Cracking Down on Texting and Driving
Vol. 6 No. 9
Since the smartphone's introduction in 1994 and the subsequent consumer explosion a decade ago, texting while driving has been a concern. TextingAndDrivingSafety.com reports in 2011, 23% of auto accidents involved cell phones—1.3 million crashes. This comes as no surprise as 55% of young adults claim it’s easy to text and drive, and 77% are very confident that they can safely text while driving. However, 13% of drivers age 18–20 involved in car accidents admitted to texting or talking on the cell phone at the time of the crash.
Young people aren’t the only ones texting and driving either. State laws aside, one in five drivers of all ages confesses to surfing the Web while driving, which includes reading text messages. It’s not surprising that one in four car accidents is caused by texting and driving—which makes texting and driving more dangerous than driving intoxicated! In fact, texting and driving is six times more likely to cause an accident than drinking and driving.
Which brings us to the Textalyzer.
In April 2016, the New York Times published an article introducing a proposed bill that would equip police officers with a device much like a breathalyzer to capture multitasking drivers—a textalyzer. It would give police the ability to see recent activity at the scene of an accident by using the device to tap into cellphone operating systems. The desire for such a device comes after a decade of failed public service advertising campaigns. However, it’s raising eyebrows for those who are concerned with preserving privacy.
If New York enacts this law, it could change how we think about driving under the influence of communication and connectivity.
With or without textalyzer, a movement is in motion to make our streets safer. It is against the law in most states to text while driving, and if caught (or if texting is determined to be the reason for an accident) drivers can face criminal charges.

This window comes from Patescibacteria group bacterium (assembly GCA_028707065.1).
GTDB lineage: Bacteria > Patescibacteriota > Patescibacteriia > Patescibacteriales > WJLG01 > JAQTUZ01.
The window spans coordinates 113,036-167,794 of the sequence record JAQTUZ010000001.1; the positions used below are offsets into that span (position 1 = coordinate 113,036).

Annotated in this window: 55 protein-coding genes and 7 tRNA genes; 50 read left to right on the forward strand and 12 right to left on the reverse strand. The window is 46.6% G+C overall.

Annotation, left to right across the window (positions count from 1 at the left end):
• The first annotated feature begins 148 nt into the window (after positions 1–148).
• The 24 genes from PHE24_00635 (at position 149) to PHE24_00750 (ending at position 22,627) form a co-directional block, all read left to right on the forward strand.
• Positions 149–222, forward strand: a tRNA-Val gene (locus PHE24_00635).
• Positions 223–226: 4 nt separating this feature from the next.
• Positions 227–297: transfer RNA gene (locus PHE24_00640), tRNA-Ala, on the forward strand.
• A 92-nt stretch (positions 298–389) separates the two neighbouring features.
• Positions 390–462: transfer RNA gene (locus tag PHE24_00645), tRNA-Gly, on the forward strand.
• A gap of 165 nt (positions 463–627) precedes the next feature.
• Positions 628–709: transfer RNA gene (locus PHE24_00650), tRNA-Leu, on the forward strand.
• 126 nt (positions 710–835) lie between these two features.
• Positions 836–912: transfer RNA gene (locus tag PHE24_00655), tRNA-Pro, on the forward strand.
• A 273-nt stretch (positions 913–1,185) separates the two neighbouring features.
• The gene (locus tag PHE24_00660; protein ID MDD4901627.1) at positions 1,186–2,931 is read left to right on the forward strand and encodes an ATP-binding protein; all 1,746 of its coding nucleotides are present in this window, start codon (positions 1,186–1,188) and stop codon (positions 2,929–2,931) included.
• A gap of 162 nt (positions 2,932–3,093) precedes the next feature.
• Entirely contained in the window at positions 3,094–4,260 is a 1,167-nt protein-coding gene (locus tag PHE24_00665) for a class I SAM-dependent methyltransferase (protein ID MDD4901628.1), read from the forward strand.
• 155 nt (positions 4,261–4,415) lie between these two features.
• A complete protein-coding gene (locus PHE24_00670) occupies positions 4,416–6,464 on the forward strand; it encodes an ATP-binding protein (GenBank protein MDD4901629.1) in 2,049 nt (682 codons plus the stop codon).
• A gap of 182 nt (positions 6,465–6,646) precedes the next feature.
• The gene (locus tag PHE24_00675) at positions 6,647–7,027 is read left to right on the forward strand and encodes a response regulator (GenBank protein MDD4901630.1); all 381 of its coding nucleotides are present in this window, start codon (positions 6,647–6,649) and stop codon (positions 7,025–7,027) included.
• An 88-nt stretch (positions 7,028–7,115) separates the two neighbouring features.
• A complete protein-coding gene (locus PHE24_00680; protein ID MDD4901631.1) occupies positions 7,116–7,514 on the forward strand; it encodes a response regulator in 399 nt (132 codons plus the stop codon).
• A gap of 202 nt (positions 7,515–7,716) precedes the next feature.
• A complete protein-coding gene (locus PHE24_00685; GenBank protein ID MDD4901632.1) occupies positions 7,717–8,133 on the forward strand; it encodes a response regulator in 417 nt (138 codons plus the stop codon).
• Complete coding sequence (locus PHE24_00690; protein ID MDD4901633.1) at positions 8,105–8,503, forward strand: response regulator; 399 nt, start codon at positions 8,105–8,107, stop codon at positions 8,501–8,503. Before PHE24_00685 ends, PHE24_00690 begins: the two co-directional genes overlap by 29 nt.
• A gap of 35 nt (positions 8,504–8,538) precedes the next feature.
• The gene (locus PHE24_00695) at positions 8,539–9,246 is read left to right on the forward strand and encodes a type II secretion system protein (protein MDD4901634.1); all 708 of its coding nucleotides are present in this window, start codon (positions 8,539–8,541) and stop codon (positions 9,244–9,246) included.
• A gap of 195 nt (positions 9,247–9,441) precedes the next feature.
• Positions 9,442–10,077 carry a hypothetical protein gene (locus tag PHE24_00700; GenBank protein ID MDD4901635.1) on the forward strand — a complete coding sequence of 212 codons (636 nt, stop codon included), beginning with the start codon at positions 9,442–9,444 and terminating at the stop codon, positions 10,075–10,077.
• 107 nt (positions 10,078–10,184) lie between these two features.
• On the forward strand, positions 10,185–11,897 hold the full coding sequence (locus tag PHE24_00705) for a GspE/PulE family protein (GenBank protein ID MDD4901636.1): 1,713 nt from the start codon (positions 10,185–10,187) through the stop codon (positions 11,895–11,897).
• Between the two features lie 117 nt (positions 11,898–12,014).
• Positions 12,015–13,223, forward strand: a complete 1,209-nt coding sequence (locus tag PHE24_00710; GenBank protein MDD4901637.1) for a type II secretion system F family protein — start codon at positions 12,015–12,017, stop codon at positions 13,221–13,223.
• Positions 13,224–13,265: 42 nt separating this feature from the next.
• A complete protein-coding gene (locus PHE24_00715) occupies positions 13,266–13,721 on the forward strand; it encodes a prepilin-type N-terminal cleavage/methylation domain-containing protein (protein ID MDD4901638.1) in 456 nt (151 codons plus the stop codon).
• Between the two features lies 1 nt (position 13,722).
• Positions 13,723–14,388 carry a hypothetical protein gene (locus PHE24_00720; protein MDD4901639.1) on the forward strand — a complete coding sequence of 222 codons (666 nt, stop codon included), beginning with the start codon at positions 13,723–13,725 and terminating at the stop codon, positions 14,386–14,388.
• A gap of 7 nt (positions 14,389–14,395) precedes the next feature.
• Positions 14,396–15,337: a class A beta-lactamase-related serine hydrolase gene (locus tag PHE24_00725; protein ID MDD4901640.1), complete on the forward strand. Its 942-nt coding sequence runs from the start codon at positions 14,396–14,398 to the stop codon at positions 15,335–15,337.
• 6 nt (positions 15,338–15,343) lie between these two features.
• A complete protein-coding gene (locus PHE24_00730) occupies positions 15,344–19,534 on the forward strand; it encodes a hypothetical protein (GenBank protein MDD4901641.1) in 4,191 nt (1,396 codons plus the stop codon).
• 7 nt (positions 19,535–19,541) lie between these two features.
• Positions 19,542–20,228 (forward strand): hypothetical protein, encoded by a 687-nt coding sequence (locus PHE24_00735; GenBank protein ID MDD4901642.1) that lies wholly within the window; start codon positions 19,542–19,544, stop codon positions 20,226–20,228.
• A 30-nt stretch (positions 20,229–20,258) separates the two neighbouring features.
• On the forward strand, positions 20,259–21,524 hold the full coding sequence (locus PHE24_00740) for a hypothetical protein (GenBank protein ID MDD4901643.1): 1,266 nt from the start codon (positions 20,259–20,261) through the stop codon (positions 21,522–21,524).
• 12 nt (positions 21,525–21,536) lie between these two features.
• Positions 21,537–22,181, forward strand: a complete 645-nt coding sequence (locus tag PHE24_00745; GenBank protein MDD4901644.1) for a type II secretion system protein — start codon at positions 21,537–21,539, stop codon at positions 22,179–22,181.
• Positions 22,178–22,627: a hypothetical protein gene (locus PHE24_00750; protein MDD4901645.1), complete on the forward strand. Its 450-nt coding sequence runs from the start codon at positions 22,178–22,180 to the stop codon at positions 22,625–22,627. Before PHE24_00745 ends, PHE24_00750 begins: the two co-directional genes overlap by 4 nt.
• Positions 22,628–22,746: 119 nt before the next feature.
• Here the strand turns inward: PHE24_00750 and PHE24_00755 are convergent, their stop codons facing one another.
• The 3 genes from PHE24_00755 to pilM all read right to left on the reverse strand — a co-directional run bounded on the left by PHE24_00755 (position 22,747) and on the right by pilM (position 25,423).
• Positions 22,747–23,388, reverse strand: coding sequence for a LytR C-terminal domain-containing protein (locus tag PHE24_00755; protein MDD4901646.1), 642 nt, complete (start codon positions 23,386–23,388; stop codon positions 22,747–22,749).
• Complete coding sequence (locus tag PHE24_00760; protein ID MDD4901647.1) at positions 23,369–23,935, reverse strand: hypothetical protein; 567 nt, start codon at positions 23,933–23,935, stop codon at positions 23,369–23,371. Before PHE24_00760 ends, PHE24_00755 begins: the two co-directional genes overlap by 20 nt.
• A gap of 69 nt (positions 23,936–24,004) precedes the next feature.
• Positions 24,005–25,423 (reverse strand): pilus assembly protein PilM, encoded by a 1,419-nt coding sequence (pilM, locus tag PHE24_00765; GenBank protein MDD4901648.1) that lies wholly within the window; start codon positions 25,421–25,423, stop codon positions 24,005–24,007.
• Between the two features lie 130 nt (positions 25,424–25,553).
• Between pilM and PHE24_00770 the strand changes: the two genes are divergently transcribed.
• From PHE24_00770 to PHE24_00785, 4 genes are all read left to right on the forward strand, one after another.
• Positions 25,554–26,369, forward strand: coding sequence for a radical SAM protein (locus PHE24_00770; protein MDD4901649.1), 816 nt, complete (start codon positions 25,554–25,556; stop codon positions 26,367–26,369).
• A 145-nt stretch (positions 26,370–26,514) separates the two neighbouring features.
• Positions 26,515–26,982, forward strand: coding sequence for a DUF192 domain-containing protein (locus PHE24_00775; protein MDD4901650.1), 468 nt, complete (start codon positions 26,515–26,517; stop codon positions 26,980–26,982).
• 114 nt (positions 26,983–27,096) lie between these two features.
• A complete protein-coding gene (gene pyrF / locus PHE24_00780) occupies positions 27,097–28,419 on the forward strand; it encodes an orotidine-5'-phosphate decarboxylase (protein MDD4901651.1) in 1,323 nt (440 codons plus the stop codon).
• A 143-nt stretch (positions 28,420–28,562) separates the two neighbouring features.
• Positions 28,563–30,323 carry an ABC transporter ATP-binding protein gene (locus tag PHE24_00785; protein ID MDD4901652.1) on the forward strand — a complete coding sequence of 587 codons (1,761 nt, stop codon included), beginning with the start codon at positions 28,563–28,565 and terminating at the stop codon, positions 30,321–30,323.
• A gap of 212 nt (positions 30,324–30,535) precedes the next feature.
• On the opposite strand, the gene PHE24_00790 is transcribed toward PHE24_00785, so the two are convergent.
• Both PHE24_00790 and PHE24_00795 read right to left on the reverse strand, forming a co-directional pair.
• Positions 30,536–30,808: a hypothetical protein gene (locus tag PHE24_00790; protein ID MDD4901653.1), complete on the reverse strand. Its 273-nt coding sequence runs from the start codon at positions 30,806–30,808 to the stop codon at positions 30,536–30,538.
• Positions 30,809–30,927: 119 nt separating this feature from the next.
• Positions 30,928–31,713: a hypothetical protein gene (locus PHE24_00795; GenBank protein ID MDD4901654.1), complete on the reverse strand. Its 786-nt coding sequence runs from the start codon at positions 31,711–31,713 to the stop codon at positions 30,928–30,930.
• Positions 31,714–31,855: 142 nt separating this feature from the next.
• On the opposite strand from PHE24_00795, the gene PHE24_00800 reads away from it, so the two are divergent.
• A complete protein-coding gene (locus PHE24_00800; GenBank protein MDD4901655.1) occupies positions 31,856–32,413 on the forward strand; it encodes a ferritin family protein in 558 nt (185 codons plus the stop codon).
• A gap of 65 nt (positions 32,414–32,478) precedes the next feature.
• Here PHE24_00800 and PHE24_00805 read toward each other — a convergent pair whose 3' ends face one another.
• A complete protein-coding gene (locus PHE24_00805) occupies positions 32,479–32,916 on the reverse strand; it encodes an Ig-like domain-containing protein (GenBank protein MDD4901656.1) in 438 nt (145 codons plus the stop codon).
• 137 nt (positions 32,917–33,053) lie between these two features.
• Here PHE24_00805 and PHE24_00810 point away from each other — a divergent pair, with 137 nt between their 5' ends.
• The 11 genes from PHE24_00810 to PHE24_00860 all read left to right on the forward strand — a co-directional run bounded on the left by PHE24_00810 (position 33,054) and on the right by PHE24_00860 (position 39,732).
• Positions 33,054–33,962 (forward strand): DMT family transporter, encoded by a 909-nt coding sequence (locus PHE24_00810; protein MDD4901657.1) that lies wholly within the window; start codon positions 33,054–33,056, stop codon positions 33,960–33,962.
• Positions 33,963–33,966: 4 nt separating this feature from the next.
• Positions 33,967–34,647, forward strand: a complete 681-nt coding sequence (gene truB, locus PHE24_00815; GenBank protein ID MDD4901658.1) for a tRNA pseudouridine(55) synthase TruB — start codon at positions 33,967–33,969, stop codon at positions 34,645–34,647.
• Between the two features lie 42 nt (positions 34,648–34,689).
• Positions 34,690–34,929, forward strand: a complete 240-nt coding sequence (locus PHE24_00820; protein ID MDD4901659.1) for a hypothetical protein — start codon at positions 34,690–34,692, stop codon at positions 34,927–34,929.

Jacque Gibson, a school bus driver in Des Moines, Iowa, is facing criminal charges after being caught on video texting while driving. She could be charged with endangering the lives of all students on board. And, this is not an isolated case. A similar situation outside of Nashville has prompted the state of Tennessee to pass a new bill increasing penalties for bus drivers texting while driving. Yet, another story from Modesto, California, paints a nightmare of a senior trip to Disneyland. The bus driver reportedly texted the entire way, sometimes taking both hands off the wheel. Once the class arrived at its destination, the students demanded a new driver.
Attempting to reduce rising statistics and risks to students, schools are starting the conversation with their driving-age students. Much like Drinking and Driving campaigns, Text and Driving campaigns are starting to pop up, incorporating hard-hitting images and facts. AT&T partnered with a school in Minnesota, bringing in a simulator to show students the dangers of texting and driving. Students were put in the driver’s seat and tested with texting distractions. Junior, Garett Ruroden said, “The last text isn’t worth dying for.”
AT&T started their outreach in 2010. For more information about the program, visit itcanwait.com.